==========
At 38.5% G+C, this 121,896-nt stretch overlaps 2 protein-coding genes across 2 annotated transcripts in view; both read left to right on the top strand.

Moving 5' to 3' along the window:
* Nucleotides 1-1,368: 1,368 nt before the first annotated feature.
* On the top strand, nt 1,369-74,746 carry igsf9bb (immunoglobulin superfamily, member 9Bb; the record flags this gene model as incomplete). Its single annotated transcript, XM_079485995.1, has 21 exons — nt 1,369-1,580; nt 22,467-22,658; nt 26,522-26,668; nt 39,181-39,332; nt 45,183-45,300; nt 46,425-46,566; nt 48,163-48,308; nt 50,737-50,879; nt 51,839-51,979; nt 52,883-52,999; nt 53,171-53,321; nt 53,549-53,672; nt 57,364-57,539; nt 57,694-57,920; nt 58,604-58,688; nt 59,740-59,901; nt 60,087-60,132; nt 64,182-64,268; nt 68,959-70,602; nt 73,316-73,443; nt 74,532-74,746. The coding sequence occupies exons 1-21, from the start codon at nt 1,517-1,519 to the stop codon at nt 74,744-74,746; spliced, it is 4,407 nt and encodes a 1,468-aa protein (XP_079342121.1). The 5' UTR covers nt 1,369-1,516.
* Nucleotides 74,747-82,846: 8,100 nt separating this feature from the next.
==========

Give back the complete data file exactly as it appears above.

At 38.5% G+C, this 121,896-nt stretch overlaps 2 protein-coding genes across 2 annotated transcripts in view; both read left to right on the top strand.

Moving 5' to 3' along the window:
* Nucleotides 1-1,368: 1,368 nt before the first annotated feature.
* On the top strand, nt 1,369-74,746 carry igsf9bb (immunoglobulin superfamily, member 9Bb; the record flags this gene model as incomplete). Its single annotated transcript, XM_079485995.1, has 21 exons — nt 1,369-1,580; nt 22,467-22,658; nt 26,522-26,668; nt 39,181-39,332; nt 45,183-45,300; nt 46,425-46,566; nt 48,163-48,308; nt 50,737-50,879; nt 51,839-51,979; nt 52,883-52,999; nt 53,171-53,321; nt 53,549-53,672; nt 57,364-57,539; nt 57,694-57,920; nt 58,604-58,688; nt 59,740-59,901; nt 60,087-60,132; nt 64,182-64,268; nt 68,959-70,602; nt 73,316-73,443; nt 74,532-74,746. The coding sequence occupies exons 1-21, from the start codon at nt 1,517-1,519 to the stop codon at nt 74,744-74,746; spliced, it is 4,407 nt and encodes a 1,468-aa protein (XP_079342121.1). The 5' UTR covers nt 1,369-1,516.
* Nucleotides 74,747-82,846: 8,100 nt separating this feature from the next.